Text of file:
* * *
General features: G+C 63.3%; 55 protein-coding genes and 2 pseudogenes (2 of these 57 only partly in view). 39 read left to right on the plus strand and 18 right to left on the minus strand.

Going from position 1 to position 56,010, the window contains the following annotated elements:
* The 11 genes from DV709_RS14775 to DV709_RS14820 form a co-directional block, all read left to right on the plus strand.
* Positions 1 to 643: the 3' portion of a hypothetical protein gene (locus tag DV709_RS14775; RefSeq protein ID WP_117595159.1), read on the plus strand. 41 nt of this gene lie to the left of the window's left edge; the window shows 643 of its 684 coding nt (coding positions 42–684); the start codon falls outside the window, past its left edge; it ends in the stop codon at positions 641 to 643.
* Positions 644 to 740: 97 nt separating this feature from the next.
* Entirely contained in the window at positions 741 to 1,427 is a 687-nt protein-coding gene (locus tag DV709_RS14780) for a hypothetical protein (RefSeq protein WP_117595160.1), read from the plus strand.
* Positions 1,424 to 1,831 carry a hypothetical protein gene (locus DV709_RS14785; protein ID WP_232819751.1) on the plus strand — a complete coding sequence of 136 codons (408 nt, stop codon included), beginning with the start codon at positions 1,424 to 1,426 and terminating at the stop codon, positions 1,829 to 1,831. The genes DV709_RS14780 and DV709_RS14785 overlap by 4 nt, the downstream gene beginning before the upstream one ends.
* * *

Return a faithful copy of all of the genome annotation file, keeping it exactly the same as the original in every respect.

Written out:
General features: G+C 63.3%; 55 protein-coding genes and 2 pseudogenes (2 of these 57 only partly in view). 39 read left to right on the plus strand and 18 right to left on the minus strand.

Going from position 1 to position 56,010, the window contains the following annotated elements:
* The 11 genes from DV709_RS14775 to DV709_RS14820 form a co-directional block, all read left to right on the plus strand.
* Positions 1 to 643: the 3' portion of a hypothetical protein gene (locus tag DV709_RS14775; RefSeq protein ID WP_117595159.1), read on the plus strand. 41 nt of this gene lie to the left of the window's left edge; the window shows 643 of its 684 coding nt (coding positions 42–684); the start codon falls outside the window, past its left edge; it ends in the stop codon at positions 641 to 643.
* Positions 644 to 740: 97 nt separating this feature from the next.
* Entirely contained in the window at positions 741 to 1,427 is a 687-nt protein-coding gene (locus tag DV709_RS14780) for a hypothetical protein (RefSeq protein WP_117595160.1), read from the plus strand.
* Positions 1,424 to 1,831 carry a hypothetical protein gene (locus DV709_RS14785; protein ID WP_232819751.1) on the plus strand — a complete coding sequence of 136 codons (408 nt, stop codon included), beginning with the start codon at positions 1,424 to 1,426 and terminating at the stop codon, positions 1,829 to 1,831. The genes DV709_RS14780 and DV709_RS14785 overlap by 4 nt, the downstream gene beginning before the upstream one ends.